Sunday, October 16, 2005

Judy Miller Had a Security Clearance?

If you haven't stumbled across it already, very intersting conversation re: Judy Miller's "security clearance" (huh?) over at TPM Cafe, including a reference that apparenlty Ms. Miller crafted her own "embed" agreement in Iraq that Rumsfeld had to sign off on.

There was a lot of criticism of "embedded" reporters when the war in Iraq started; now we begin to realize how legitimate that was. Ms. Miller was no Armstrong Williams: she was worse.

And, at Huffington Post, Jane Hamsher reaches the same conclusion I did: Judy is lying, and had no deal with Fitzgerald. No one else seems to be mentioning the obvious on that, so I will: when a witness "can't recall," especially an important piece of information, it means the witness doesn't want to, and figures you'll never catch them in that lie, since they are the only one who would know. "I can't recall" is a "safe" dodge, because you might be "reminded," but that doesn't mean you were lying when your memory was empty.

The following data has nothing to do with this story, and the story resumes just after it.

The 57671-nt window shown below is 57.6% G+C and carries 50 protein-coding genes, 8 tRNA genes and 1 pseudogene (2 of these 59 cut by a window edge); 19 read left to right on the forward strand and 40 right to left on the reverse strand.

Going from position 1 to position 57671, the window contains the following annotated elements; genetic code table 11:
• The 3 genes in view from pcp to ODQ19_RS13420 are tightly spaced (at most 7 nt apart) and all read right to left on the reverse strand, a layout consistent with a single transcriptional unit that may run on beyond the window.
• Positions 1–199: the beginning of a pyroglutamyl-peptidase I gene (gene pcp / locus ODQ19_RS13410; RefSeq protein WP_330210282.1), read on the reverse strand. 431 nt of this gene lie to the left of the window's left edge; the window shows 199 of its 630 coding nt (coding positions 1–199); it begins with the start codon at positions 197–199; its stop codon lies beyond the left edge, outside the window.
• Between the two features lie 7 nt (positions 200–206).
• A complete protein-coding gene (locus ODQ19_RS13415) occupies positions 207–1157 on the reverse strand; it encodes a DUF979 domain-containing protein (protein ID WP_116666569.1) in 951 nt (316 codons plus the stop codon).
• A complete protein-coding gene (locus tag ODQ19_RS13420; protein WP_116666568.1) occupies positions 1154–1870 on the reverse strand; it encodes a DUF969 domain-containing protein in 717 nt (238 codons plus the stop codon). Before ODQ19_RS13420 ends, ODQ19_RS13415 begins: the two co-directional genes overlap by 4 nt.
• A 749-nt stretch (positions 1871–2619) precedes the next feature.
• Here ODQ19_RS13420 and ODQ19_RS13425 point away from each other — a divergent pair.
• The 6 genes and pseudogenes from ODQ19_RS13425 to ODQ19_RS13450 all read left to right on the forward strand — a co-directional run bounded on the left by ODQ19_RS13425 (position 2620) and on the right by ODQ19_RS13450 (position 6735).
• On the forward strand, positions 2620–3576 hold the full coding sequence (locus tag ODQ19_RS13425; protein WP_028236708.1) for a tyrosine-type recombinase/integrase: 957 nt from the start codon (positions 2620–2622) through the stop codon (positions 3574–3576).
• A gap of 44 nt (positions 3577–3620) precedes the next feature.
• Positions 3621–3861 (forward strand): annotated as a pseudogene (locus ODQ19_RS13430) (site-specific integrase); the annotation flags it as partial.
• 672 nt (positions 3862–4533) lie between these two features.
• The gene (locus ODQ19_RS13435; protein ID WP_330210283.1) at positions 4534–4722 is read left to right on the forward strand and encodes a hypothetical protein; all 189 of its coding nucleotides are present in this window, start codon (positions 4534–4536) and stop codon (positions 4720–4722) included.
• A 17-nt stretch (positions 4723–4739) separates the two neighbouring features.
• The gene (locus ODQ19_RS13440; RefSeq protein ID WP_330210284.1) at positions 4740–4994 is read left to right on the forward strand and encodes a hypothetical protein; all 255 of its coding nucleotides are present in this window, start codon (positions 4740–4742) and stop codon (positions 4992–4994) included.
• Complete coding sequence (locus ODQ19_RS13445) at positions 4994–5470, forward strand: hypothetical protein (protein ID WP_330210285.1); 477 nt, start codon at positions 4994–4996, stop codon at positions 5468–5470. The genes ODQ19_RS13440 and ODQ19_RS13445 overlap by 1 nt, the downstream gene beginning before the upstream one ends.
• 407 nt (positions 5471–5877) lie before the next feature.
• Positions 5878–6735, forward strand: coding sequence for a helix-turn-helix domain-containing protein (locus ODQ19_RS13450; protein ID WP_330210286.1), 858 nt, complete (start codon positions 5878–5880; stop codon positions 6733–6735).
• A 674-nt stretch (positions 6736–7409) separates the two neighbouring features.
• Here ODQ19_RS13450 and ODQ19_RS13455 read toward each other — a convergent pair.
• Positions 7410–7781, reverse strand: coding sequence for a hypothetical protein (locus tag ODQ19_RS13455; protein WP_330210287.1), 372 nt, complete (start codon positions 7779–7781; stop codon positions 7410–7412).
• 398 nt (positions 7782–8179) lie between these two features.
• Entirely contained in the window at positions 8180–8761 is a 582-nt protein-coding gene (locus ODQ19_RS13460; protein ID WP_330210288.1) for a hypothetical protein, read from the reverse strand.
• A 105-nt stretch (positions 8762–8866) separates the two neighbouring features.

Why does she still have a job with the "newspaper of record"?

UPDATE: Not "breaking news" (blogs have almost too much of that, I sometimes think), but E&P has caught onto this curious incident of the dog in the night (or "Why Judy Didn't Bark), and clearly this isn't just odd to a non-journalist. As Bill Lynch says, former White House and national security correspondent for CBS: "[I]f any official had ever offered me a security clearance, my instincts would have sent me running. I am gravely disappointed Ms. Miller did not do likewise."

This may be the "Katrina" for the NYT. There's also the as yet unanswered question: what does Fitzgeral know about Ms. Miller's source? She is not a "target" or "subject," but might there be enough evidence from other testimony to bother with an "obstruction of justice" charge? There are probably good reasons not to pursue such a case, but at this point, public (and some professional) sympathy might lie with the prosecution against Ms. Miller, if the evidence were there. As Jane Hamsher asks: "how did Fitzgerald find out about that June meeting?" (The one Ms. Miller "remembered" after she testified to the grand jury the first time.)

The after-shocks of the social and political earthquake begun by Katrina (in many ways now, observable as the "perfect storm" against some of the rulers, both governmental and professional, of this country) may just be starting.

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